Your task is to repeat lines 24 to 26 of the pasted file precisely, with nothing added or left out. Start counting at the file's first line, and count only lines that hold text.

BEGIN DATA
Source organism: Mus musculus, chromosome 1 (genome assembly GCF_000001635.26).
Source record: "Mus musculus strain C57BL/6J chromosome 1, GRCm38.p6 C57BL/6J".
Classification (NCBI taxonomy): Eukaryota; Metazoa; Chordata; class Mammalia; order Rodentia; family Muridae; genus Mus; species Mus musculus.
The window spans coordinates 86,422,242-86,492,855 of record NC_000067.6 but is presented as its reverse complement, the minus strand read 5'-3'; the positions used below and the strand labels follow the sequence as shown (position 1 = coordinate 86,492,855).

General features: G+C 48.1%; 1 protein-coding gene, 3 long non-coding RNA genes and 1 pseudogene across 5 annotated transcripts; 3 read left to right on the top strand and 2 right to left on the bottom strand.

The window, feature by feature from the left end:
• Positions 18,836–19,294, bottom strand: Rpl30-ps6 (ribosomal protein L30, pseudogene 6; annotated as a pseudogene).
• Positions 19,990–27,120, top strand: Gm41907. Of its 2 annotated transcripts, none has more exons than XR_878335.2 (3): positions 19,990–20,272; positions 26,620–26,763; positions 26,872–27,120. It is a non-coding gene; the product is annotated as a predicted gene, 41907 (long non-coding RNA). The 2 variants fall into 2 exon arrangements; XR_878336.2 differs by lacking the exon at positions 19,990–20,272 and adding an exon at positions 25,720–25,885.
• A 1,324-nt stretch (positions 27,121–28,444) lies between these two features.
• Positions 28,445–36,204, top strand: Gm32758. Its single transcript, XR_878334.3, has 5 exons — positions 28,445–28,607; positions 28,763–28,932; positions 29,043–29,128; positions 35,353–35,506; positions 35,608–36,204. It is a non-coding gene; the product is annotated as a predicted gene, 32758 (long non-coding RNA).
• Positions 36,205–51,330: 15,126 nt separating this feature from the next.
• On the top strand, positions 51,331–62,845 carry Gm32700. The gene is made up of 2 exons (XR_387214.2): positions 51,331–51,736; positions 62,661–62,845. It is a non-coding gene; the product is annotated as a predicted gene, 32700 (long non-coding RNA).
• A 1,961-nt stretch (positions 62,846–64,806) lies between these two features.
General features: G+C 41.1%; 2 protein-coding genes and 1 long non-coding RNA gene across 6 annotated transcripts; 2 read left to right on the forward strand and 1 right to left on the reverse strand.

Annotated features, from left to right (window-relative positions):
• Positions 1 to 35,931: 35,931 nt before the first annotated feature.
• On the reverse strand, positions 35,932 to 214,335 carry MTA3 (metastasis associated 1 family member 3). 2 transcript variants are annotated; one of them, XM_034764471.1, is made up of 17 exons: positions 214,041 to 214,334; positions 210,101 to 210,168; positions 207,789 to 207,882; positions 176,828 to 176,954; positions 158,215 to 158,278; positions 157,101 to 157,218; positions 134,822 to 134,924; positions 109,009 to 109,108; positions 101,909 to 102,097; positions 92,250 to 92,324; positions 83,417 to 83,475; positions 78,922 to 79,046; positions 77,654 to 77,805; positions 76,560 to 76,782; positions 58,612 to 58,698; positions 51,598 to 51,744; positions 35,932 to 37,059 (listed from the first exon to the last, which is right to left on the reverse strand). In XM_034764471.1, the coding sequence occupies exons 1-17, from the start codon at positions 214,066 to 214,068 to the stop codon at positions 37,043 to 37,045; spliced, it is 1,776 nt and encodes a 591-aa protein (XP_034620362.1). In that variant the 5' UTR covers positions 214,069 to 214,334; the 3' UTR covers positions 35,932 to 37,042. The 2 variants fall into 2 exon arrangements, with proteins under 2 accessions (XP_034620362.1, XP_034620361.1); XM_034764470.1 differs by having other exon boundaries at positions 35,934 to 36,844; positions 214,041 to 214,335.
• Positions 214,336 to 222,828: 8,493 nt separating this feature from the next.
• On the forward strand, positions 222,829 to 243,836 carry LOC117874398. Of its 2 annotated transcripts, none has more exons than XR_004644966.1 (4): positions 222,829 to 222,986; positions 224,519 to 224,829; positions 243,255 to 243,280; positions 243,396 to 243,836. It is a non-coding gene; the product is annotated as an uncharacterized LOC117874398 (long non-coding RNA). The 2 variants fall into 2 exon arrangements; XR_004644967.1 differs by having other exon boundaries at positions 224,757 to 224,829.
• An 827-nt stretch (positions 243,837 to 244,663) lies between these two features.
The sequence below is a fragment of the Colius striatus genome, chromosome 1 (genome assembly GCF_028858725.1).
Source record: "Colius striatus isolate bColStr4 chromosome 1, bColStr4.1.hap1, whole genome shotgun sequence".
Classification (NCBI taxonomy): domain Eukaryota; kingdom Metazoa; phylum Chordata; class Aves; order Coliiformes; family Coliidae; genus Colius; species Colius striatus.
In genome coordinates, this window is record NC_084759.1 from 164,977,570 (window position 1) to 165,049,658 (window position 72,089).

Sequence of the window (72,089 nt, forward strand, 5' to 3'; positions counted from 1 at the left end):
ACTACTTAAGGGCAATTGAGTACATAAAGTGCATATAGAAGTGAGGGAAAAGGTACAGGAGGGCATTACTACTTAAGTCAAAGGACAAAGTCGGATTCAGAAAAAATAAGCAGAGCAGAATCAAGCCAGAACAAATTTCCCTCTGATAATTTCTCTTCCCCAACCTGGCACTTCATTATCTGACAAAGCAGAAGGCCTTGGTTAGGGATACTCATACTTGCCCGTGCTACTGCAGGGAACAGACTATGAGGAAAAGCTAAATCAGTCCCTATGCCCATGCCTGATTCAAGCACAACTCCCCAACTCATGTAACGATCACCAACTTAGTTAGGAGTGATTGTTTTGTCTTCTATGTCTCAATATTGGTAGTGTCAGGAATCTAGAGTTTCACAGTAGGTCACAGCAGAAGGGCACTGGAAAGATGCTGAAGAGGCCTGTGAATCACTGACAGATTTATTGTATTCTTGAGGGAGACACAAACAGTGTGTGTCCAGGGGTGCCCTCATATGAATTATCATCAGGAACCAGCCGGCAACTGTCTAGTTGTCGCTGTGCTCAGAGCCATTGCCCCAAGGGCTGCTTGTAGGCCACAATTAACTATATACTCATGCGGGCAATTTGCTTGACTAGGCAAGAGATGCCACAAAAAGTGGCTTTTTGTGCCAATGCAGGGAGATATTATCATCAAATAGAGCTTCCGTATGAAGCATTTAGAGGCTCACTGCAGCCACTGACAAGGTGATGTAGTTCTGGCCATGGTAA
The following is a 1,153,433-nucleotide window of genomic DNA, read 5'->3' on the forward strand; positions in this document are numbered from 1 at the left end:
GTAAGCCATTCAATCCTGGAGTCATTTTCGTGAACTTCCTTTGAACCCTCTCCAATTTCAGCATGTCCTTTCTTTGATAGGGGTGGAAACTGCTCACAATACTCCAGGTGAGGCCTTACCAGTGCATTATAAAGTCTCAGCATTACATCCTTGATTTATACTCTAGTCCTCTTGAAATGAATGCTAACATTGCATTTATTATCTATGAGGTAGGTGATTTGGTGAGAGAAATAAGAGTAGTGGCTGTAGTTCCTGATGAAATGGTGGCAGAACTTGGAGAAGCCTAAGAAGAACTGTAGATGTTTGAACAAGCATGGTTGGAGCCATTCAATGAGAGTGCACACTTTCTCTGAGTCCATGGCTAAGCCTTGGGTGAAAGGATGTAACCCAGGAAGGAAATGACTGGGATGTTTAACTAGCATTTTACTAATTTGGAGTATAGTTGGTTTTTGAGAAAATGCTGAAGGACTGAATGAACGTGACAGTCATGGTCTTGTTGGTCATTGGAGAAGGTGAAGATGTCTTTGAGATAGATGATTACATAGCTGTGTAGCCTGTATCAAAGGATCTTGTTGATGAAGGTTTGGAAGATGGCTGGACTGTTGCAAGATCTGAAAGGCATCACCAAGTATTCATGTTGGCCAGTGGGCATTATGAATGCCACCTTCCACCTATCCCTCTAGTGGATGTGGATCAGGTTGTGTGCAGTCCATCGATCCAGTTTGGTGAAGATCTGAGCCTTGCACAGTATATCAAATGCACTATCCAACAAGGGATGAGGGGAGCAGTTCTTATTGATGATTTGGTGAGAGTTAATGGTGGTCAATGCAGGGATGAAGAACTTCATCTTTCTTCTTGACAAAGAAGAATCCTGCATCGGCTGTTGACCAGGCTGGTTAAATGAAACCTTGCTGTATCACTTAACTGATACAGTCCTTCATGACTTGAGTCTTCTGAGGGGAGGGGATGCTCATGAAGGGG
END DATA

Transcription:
In genome coordinates, this window is record NC_084759.1 from 164,977,570 (window position 1) to 165,049,658 (window position 72,089).

Sequence of the window (72,089 nt, forward strand, 5' to 3'; positions counted from 1 at the left end):
ACTACTTAAGGGCAATTGAGTACATAAAGTGCATATAGAAGTGAGGGAAAAGGTACAGGAGGGCATTACTACTTAAGTCAAAGGACAAAGTCGGATTCAGAAAAAATAAGCAGAGCAGAATCAAGCCAGAACAAATTTCCCTCTGATAATTTCTCTTCCCCAACCTGGCACTTCATTATCTGACAAAGCAGAAGGCCTTGGTTAGGGATACTCATACTTGCCCGTGCTACTGCAGGGAACAGACTATGAGGAAAAGCTAAATCAGTCCCTATGCCCATGCCTGATTCAAGCACAACTCCCCAACTCATGTAACGATCACCAACTTAGTTAGGAGTGATTGTTTTGTCTTCTATGTCTCAATATTGGTAGTGTCAGGAATCTAGAGTTTCACAGTAGGTCACAGCAGAAGGGCACTGGAAAGATGCTGAAGAGGCCTGTGAATCACTGACAGATTTATTGTATTCTTGAGGGAGACACAAACAGTGTGTGTCCAGGGGTGCCCTCATATGAATTATCATCAGGAACCAGCCGGCAACTGTCTAGTTGTCGCTGTGCTCAGAGCCATTGCCCCAAGGGCTGCTTGTAGGCCACAATTAACTATATACTCATGCGGGCAATTTGCTTGACTAGGCAAGAGATGCCACAAAAAGTGGCTTTTTGTGCCAATGCAGGGAGATATTATCATCAAATAGAGCTTCCGTATGAAGCATTTAGAGGCTCACTGCAGCCACTGACAAGGTGATGTAGTTCTGGCCATGGTAA